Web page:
- Re-adaption of the flap and suturing.
A 59-year-old patient presented to the practice complaining about minor exudate at his dental implants in the anterior region (Fig. 1). Probing revealed a deep circular pocket around the implants during the initial examination. Mobility of the implants was, however, not detected. As suspected, the radiographic examination confirmed an advanced peri-implantitis at the recently placed implants (Fig. 2).
In accordance with the described protocol, a mucoperiosteal flap was created in order to obtain full access to the severe four-wall defect (Fig. 3). The implant surface was mechanically cleaned with diamond-coated burs (Fig. 4). Chemical debridement of the surface with subsequent antibiotic impregnation was performed (Figs. 5 & 6).
After completion of the preparatory steps, the bone replacement material consisting of phase-free beta-tricalcium phosphate—which offers optimal conditions for osseous remodelling owing to its micro-, meso- and macropores—was inserted as previously described (Fig. 7).
Finally, the surgical area was covered with the bioresorbable membrane, and the flap was re-adapted with interrupted sutures in order to achieve a complete and impermeable wound closure (Fig. 8). The radiograph taken immediately after surgery showed the filled defect (Fig. 9). Good osseous consolidation at the enamel-cement junction of the adjacent teeth could be seen on the follow-up radiograph taken 24 months later (Fig. 10).
While improved oral hygiene and professional cleaning prove to be very effective in treating periodontitis, peri-implant lesions do not react correspondingly. This does not mean that good oral hygiene and professional tooth cleaning are redundant as peri-implantitis prevention. However, conservative therapy proves to be inefficient once peri-implantitis has developed. Non-surgical approaches by means of laser or powder jet show moderate results. Systemic chemotherapy and mechanical debridement have also largely been without success.[1–3] The use of photodynamic therapy has also proven to be unsuccessful. In summary, it can be said that non-surgical therapy approaches are not suitable for reliably treating peri-implantitis.[1, 4]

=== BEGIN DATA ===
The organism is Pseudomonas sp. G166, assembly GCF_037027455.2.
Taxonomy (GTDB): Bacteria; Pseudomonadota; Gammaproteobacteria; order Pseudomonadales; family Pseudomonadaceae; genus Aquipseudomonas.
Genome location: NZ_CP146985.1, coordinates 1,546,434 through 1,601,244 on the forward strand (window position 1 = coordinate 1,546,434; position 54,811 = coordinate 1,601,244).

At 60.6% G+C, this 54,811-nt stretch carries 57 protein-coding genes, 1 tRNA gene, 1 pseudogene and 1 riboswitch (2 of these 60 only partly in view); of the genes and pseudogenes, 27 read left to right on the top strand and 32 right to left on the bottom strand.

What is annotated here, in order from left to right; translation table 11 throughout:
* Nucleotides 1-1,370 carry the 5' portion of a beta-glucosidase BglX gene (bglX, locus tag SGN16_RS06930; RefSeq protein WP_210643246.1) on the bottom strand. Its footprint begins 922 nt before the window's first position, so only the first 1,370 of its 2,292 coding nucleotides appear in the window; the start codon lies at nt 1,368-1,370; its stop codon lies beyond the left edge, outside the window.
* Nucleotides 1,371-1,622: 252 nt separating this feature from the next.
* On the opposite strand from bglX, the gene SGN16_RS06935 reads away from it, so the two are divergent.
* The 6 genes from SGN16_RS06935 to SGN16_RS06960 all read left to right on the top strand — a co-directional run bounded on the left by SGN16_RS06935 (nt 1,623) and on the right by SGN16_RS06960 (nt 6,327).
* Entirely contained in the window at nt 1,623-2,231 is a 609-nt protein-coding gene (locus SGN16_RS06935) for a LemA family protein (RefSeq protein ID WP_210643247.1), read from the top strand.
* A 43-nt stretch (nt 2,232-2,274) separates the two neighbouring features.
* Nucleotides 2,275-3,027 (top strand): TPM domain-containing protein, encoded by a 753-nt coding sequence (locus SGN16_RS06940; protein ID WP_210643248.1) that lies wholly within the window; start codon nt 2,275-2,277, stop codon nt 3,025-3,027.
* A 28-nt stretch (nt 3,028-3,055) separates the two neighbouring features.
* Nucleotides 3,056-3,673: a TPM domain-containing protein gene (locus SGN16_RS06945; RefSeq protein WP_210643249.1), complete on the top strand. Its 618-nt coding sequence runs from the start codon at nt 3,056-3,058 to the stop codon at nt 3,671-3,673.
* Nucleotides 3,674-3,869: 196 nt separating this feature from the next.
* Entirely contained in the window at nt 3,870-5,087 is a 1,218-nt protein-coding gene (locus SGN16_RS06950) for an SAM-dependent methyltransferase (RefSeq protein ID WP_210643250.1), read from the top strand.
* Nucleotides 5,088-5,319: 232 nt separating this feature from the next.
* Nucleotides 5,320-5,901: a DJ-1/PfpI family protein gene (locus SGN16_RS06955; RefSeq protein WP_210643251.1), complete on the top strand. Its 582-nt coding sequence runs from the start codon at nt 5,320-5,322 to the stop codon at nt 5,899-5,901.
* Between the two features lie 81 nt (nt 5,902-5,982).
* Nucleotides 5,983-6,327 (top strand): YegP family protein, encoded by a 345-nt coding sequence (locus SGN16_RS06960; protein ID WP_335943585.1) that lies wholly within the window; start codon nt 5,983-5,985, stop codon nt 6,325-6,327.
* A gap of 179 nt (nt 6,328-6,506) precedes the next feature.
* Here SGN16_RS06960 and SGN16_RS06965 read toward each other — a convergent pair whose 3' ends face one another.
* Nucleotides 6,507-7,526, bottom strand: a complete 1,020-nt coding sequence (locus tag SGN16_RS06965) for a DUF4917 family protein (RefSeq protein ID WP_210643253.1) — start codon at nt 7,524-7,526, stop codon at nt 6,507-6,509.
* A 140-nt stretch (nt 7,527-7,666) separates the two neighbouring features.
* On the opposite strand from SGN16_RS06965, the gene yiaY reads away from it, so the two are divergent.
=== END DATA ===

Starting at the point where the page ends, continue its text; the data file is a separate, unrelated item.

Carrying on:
Surgical treatment seems to be only the promising therapy approach. A surgical resection treatment is, however, only partially effective. In 2003, Leonhardt stated that surgical and antimicrobial treatments were successful in more than half of the cases for a period of five years. In 2008, Heitz-Mayfield et al. were able to demonstrate that using an antimicrobial protocol with surgical access via mobilisation of a flap stopped the progression of peri-implantitis in 90 per cent of the cases over a period of one year, while the bleeding on probing persisted in more than 50 per cent of these cases.